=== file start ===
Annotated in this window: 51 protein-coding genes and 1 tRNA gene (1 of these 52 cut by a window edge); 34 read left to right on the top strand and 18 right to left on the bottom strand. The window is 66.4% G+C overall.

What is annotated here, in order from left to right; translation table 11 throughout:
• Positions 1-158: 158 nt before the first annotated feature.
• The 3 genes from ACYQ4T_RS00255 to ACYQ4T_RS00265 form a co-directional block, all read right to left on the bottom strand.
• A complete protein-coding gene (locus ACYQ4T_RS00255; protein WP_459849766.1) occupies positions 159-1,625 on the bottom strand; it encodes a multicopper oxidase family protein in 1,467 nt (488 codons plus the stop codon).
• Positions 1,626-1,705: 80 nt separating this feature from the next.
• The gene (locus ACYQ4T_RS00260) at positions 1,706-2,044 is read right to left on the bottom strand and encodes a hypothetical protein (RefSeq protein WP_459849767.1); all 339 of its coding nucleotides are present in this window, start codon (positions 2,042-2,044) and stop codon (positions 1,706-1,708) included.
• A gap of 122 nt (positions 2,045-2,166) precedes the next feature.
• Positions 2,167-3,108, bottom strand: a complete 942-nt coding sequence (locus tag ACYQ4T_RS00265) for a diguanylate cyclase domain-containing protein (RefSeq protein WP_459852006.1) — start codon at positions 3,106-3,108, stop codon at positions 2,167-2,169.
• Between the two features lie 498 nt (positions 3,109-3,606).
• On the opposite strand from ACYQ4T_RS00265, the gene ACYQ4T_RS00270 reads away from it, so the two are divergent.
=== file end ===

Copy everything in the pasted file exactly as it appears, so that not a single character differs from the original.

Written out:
Annotated in this window: 51 protein-coding genes and 1 tRNA gene (1 of these 52 cut by a window edge); 34 read left to right on the top strand and 18 right to left on the bottom strand. The window is 66.4% G+C overall.

What is annotated here, in order from left to right; translation table 11 throughout:
• Positions 1-158: 158 nt before the first annotated feature.
• The 3 genes from ACYQ4T_RS00255 to ACYQ4T_RS00265 form a co-directional block, all read right to left on the bottom strand.
• A complete protein-coding gene (locus ACYQ4T_RS00255; protein WP_459849766.1) occupies positions 159-1,625 on the bottom strand; it encodes a multicopper oxidase family protein in 1,467 nt (488 codons plus the stop codon).
• Positions 1,626-1,705: 80 nt separating this feature from the next.
• The gene (locus ACYQ4T_RS00260) at positions 1,706-2,044 is read right to left on the bottom strand and encodes a hypothetical protein (RefSeq protein WP_459849767.1); all 339 of its coding nucleotides are present in this window, start codon (positions 2,042-2,044) and stop codon (positions 1,706-1,708) included.
• A gap of 122 nt (positions 2,045-2,166) precedes the next feature.
• Positions 2,167-3,108, bottom strand: a complete 942-nt coding sequence (locus tag ACYQ4T_RS00265) for a diguanylate cyclase domain-containing protein (RefSeq protein WP_459852006.1) — start codon at positions 3,106-3,108, stop codon at positions 2,167-2,169.
• Between the two features lie 498 nt (positions 3,109-3,606).
• On the opposite strand from ACYQ4T_RS00265, the gene ACYQ4T_RS00270 reads away from it, so the two are divergent.